FCC puts Kaspersky on security threat list: what do you do if your Canadian business using Kaspersky Antivirus products?
The Federal Communications Commission of the United States declared Kaspersky security products post an unacceptable risk to the United States national security.
Why? The FCC is worried that the Russian government will compel Kaspersky to put backdoors into their product to spy on the U.S. government and U.S. companies. This action is part of the Ukraine/Russia war.
Kaspersky denies there are any Russian government backdoors in their products. However the Russian government could compel them to do so. If the situation in the Ukraine worsens (for either side), it is possible the Russian government would take more drastic steps. As recently as October 2021, Microsoft reported the Russian government is behind 58% of all detected state sponsored hacking.
Russian hackers have been attacking Ukrainian software and web sites for years. The infamous NotPetya ransomware was aimed at a Ukrainian accounting software program (and tangled up multinationals Maersk and Merck).
Antivirus testing companies have consistently rated Kaspersky products highly for both consumers and businesses for many years.
UK Cyber Security Advice
The UK’s National Cyber Security Centre announced March 30th advised users of Russian technology products to reassess the risks. They mention Kaspersky products at this time pose no risk but that could change.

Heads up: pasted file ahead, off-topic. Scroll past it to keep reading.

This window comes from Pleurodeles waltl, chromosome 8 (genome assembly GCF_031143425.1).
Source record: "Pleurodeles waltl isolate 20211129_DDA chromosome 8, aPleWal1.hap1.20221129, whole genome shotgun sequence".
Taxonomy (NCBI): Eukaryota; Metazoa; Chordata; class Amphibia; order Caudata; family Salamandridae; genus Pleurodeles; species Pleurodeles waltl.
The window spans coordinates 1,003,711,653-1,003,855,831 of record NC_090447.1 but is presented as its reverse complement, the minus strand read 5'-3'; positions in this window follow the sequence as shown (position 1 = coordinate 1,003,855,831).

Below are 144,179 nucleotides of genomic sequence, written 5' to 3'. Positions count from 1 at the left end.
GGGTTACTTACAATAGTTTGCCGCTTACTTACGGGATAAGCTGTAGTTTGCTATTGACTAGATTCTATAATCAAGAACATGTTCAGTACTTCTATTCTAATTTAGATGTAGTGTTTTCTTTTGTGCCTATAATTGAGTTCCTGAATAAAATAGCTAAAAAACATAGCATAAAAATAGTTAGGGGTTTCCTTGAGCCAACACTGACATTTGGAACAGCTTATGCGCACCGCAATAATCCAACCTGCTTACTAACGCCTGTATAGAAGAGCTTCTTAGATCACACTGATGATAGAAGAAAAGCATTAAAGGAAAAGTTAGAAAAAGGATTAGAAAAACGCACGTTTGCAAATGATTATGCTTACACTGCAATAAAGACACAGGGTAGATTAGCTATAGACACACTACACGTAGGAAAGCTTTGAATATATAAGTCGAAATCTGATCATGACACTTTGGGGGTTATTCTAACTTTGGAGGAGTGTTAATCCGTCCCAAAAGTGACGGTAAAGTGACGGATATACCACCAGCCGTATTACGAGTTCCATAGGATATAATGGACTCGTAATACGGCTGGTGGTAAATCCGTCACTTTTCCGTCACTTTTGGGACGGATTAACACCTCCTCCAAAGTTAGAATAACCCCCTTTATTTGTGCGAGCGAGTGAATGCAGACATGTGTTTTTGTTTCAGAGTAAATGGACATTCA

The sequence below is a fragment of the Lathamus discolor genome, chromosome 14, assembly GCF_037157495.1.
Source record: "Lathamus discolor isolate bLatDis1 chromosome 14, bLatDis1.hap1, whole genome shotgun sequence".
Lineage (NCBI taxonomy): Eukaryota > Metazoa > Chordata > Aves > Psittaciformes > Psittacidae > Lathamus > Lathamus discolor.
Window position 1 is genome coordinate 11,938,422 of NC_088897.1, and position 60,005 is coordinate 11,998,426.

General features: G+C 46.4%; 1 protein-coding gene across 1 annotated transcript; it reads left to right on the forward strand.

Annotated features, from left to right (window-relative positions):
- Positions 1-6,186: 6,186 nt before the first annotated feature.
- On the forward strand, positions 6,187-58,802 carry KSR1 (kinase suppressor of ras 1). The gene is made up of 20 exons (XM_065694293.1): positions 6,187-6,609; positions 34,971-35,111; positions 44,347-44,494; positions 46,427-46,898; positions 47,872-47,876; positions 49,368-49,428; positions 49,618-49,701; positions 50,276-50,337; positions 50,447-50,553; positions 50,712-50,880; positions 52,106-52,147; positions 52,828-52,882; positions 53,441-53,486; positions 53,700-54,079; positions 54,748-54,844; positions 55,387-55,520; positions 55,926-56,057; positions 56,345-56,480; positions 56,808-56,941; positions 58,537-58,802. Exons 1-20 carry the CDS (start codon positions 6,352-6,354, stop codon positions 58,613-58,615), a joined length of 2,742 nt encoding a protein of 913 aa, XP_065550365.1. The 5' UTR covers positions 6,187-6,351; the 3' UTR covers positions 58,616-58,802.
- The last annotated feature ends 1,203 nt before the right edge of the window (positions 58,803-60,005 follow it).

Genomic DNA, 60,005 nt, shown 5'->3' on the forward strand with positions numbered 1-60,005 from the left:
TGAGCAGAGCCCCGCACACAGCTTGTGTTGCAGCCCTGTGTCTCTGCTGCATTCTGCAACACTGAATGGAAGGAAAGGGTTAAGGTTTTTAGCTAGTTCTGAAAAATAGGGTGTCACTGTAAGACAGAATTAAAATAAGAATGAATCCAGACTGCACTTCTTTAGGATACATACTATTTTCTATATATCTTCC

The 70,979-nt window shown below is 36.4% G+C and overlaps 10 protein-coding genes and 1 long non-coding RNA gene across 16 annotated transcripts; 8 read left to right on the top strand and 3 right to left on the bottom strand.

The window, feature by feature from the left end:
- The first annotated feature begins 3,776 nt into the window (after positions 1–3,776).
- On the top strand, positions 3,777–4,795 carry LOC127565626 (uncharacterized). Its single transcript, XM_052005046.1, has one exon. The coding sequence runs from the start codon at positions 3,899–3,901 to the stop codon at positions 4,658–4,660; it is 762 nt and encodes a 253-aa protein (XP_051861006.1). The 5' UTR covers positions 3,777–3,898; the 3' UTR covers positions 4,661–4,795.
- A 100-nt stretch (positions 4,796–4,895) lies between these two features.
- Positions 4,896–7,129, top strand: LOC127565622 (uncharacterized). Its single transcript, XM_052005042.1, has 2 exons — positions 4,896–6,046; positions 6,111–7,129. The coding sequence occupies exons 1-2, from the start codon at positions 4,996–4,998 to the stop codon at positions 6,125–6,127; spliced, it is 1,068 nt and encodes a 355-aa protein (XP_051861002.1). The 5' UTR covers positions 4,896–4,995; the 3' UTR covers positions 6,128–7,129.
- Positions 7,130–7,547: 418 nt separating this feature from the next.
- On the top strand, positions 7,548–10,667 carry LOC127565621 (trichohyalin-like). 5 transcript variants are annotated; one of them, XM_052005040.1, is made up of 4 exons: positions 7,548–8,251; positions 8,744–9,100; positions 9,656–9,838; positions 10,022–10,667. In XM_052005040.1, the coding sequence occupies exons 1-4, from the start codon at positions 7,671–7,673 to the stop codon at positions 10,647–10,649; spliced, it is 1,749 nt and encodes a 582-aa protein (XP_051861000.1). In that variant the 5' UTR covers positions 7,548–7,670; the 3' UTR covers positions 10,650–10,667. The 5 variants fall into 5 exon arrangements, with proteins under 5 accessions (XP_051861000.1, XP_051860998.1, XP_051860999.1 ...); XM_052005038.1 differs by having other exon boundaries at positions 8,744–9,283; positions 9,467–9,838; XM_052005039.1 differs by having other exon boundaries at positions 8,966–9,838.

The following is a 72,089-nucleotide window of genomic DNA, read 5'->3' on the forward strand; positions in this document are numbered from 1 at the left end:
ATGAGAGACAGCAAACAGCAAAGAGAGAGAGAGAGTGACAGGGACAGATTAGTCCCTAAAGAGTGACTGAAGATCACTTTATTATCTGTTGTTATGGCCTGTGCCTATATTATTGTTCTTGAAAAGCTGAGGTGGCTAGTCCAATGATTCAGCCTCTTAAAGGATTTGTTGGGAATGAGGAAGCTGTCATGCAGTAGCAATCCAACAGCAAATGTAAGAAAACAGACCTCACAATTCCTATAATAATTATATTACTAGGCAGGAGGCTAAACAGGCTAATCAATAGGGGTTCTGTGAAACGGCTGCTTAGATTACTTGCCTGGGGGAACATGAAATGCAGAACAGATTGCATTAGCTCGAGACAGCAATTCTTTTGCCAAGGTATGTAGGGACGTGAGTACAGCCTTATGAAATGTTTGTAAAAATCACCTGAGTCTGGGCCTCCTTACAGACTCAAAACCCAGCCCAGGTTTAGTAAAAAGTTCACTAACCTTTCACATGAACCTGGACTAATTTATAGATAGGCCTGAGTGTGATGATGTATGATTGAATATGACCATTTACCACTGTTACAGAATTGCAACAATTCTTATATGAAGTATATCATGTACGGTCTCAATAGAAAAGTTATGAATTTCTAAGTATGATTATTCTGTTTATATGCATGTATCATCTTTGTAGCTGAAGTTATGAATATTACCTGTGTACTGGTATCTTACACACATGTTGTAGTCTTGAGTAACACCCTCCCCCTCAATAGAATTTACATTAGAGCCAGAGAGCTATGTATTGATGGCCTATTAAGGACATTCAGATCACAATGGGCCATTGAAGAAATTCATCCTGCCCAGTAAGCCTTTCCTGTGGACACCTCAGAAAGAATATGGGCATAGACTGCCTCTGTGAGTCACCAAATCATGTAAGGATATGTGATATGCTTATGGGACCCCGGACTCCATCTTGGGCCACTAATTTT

What do you do?
At this point I recommend you cancel and not renew any Kaspersky products. I like Kaspersky products but the risk of using any Russian software at this point is too high.
As with NotPetya, your company could be collateral damage of Russian hacking. Also, I suspect insurance companies will start asking if you’re using any Russian software to cover their cyber assets.
Depending on your business needs/software/setup, there are other products such as ESET and Avast that work well for most businesses. ESET comes from Slovakia, Avast from Czech Republic. I don’t recommend free products as they are usually free so they can sell your computer information. Norton has recently bundled an Etherium bitcoin miner with their 360 product (the company receives 15% and it is difficult to remove). Antivirus slows down computers enough without adding to the problem with a bitcoin miner. And Norton was already notorious for being a computer resource hog.